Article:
Sampling: Study from Ahmedabad, India, had quoted mothers' knowledge on immunization varying from 15% for hepatitis vaccine to 83% for polio vaccine.  Taking the prevalence of 15% and 5% absolute precision and 10% of estimated nonresponse, the sample size was calculated to be 215. Mothers of all children aged younger than 5 yr were identified from the records. Number of mothers from each area was calculated by proportionate sampling. This sampling strategy had yielded 83, 62, 42, and 28 households, respectively, from each of the four areas. In each area, houses were selected by stratified sampling to get adequate representation from all the streets. In each street, fixed number of mothers was selected randomly from the records. Totally, 238 children aged younger than 5 yr were present in these 215 selected households. In households where more than two children aged younger than 5 yr were present, vaccination details was obtained for the younger one. With pretested interview schedule, mothers were interviewed regarding the knowledge on routine vaccines (BCG, DPT, measles, hepatitis B, Hib, and pentavalent vaccines). Mothers were asked whether they know how many vaccines their child has to receive in first year, when to take the child for immunization, whether they have been informed by the health worker regarding possible side effects of vaccines, and when to bring their child for next vaccination. Status of vaccine administration was cross-checked with the immunization card of the child.
At every immunization visit, it is the responsibility of the health worker to inform about the vaccines, disease prevented by the vaccines, probable adverse effects, and the date for the next visit. With the assumption that mothers of the children aged younger than 5 yr who had received the vaccine should have been informed about these aspects by the health workers, we further analyzed our data on vaccine awareness among the eligible children. Of 215 children, 215, 192, 162, and 110 children were eligible to receive BCG, DPT, measles, and MMR vaccine, respectively.
Since pentavalent vaccine was introduced in Puducherry during February 2013, children born from January 2013 were considered to be eligible to receive this vaccine.
Knowledge on vaccination, vaccine preventable diseases, and vaccine schedules were reported as percentages. Delayed immunization was operationally defined as exceeding the grace period of 1 month from the scheduled date. This definition corresponds with the EPI definition and evidences from the previous literature.  Association of various factors and awareness on pentavalent immunization were analyzed by cross-tabulations with [chi square] or Fischer exact test, whichever was appropriate using SPSS (version 16.0). Significant factors on bivariate analysis were entered in logistic regression. Results are reported as odds ratio with 95% confidence interval.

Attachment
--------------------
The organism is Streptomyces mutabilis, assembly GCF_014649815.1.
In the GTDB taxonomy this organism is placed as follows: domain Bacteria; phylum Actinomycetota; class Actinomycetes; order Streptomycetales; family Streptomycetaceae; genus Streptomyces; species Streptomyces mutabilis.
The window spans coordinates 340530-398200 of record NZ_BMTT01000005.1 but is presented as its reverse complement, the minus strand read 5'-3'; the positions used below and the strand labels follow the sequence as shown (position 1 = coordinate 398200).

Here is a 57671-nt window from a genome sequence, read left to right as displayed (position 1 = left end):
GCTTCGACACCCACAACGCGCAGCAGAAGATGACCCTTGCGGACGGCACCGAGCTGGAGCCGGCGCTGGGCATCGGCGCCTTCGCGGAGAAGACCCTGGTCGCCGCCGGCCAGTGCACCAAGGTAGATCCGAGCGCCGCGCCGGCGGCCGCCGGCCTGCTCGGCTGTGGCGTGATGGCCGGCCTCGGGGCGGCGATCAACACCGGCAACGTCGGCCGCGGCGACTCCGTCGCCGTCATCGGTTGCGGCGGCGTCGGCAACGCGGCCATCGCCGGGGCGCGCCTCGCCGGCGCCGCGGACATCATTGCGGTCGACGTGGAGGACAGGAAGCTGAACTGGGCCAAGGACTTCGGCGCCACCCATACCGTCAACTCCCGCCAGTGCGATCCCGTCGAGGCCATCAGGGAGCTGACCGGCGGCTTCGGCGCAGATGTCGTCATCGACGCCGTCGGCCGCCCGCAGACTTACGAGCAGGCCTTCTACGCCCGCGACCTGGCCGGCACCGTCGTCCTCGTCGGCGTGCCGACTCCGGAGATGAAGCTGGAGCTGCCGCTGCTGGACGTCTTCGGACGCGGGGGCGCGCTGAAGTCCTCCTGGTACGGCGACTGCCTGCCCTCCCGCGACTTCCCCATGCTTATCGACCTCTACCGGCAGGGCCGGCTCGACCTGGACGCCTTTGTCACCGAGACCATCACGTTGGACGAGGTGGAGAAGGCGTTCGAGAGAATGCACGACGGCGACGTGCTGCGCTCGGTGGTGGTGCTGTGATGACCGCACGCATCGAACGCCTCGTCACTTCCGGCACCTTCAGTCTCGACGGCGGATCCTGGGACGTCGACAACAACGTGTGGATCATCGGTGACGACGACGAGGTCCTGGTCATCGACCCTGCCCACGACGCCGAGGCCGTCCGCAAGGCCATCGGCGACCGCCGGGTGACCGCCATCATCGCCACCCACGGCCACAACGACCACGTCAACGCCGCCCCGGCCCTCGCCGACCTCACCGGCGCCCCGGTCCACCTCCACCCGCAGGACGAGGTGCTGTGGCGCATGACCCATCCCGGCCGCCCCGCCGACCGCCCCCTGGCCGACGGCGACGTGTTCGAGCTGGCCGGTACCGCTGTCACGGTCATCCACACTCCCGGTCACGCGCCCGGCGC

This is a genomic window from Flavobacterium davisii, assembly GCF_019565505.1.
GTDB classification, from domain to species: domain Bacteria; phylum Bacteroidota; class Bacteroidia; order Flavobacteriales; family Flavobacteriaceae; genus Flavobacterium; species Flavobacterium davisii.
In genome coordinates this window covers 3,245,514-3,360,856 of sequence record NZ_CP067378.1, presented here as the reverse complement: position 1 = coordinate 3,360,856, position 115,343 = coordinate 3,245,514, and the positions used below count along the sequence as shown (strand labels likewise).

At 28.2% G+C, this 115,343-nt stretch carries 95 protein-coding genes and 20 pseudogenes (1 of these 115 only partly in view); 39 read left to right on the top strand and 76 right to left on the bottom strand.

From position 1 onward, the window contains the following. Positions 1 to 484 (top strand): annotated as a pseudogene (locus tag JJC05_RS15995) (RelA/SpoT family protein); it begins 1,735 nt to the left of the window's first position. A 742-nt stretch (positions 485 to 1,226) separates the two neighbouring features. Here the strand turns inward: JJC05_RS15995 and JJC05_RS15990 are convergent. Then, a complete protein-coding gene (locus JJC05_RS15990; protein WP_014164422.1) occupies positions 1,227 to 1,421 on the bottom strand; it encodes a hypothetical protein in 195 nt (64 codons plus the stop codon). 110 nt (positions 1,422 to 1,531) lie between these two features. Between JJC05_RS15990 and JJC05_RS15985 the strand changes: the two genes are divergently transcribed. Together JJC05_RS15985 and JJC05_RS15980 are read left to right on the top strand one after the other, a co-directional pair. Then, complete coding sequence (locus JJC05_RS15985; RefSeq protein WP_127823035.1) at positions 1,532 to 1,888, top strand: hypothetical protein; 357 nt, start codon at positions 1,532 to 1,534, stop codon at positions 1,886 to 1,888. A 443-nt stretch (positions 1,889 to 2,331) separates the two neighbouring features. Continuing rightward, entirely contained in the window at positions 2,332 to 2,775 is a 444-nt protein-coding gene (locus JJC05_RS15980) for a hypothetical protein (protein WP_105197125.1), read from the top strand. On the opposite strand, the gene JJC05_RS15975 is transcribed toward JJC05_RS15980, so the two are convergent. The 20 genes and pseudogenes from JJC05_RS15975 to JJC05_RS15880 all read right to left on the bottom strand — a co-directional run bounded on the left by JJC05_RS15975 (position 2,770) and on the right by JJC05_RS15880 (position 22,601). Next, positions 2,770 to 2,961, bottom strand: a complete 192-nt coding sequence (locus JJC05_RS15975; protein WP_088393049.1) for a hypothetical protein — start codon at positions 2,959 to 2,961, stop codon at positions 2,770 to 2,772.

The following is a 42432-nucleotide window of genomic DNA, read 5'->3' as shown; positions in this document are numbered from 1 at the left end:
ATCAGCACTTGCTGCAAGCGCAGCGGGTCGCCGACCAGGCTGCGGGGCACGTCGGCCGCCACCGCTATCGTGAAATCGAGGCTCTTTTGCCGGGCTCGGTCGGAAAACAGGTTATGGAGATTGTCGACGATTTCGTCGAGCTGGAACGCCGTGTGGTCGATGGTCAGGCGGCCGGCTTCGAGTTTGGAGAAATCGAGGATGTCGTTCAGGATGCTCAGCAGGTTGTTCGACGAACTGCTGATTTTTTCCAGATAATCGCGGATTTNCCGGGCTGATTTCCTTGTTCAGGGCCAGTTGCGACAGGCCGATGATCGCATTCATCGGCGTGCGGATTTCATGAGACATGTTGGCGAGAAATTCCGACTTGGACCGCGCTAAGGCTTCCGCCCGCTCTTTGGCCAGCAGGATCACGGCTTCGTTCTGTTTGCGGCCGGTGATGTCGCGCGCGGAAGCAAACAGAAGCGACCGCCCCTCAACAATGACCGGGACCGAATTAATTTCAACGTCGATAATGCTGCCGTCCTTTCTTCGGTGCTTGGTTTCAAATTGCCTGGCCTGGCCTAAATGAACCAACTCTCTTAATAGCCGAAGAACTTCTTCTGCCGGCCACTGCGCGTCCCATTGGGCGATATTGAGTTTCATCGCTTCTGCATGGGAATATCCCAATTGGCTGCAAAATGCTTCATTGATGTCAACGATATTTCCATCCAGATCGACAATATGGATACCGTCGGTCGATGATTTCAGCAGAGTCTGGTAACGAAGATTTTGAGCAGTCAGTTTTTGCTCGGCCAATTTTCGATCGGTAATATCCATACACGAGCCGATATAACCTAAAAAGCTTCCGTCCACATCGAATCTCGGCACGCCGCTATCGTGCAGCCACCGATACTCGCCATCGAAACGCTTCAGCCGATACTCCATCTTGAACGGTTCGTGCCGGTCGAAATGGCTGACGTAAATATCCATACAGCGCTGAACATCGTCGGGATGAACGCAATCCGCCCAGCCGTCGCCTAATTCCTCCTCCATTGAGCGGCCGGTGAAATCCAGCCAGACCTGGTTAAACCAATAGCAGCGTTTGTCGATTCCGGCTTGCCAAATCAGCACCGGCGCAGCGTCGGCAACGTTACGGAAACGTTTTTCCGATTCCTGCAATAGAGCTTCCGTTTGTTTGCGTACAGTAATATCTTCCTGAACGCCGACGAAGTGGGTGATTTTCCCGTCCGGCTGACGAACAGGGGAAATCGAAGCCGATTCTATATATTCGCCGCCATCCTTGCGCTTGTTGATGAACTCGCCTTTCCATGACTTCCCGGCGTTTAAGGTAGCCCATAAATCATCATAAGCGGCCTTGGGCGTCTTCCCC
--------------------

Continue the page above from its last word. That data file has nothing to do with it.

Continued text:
Sociodemographic Characteristics of the Children and Their Mother: Mean age of the mothers was 27 [+ or -] 3.7 yr. Regarding education, 19.1% and 32.6% of the mothers had less than primary and more than higher secondary level of education, respectively. Father's education also was nearly the same. Among these 215 mothers, 23 (10.7%) were working and remaining were homemakers. Most of the fathers were involved in unskilled work (34.4%), followed by professional work (23.3%). Mean per capita income of these households was Rs. 1,867.8 [+ or -] 1,384 (median, Rs. 1,500; range, Rs. 400-8,000).
Mean age of the children was 23.7 [+ or -] 16.7 months. Of these 215 children, 36.7% of them were infants. Majority of the children (93.5%) were of first- or second-birth order.
More than 70% of mothers had heard about the routine vaccines under national immunization schedule. Vaccine knowledge was higher for polio and least for MMR. Except Polio and measles, more than two-third of the mothers did not know for which disease the child was vaccinated or was going to be vaccinated. Regarding pentavalent vaccine, mothers of children who had received the vaccine were significantly more aware compared with mothers whose children did not receive it in the past (P = 0.0004) (Table 1).
Awareness of the number of doses and age at which the child should receive that particular vaccine was low in this community. Fever was invariably reported by mother as adverse effect following immunization (Table 2).
Even though mothers had poor knowledge on the schedule of the vaccines, of 215 mothers 172 of them knew when to take their child for next immunization. One mother explained as "I don't know how many vaccines or which month she has to get her vaccines, whenever sister (ANM or public health nurse) reminds me, I take her to hospital on Tuesday afternoon."
Of 215 mothers, 96.3% of them had received immunization for their children from government health center, most commonly (80%) from urban health center, and 3.7% had received from private hospitals. Of 79 people who knew about pentavalent vaccine, 51 and 38 got the information from health workers and media, respectively. Pamphlets, hoardings, and newspapers are few other sources listed by participants, which showed information on pentavalent vaccine.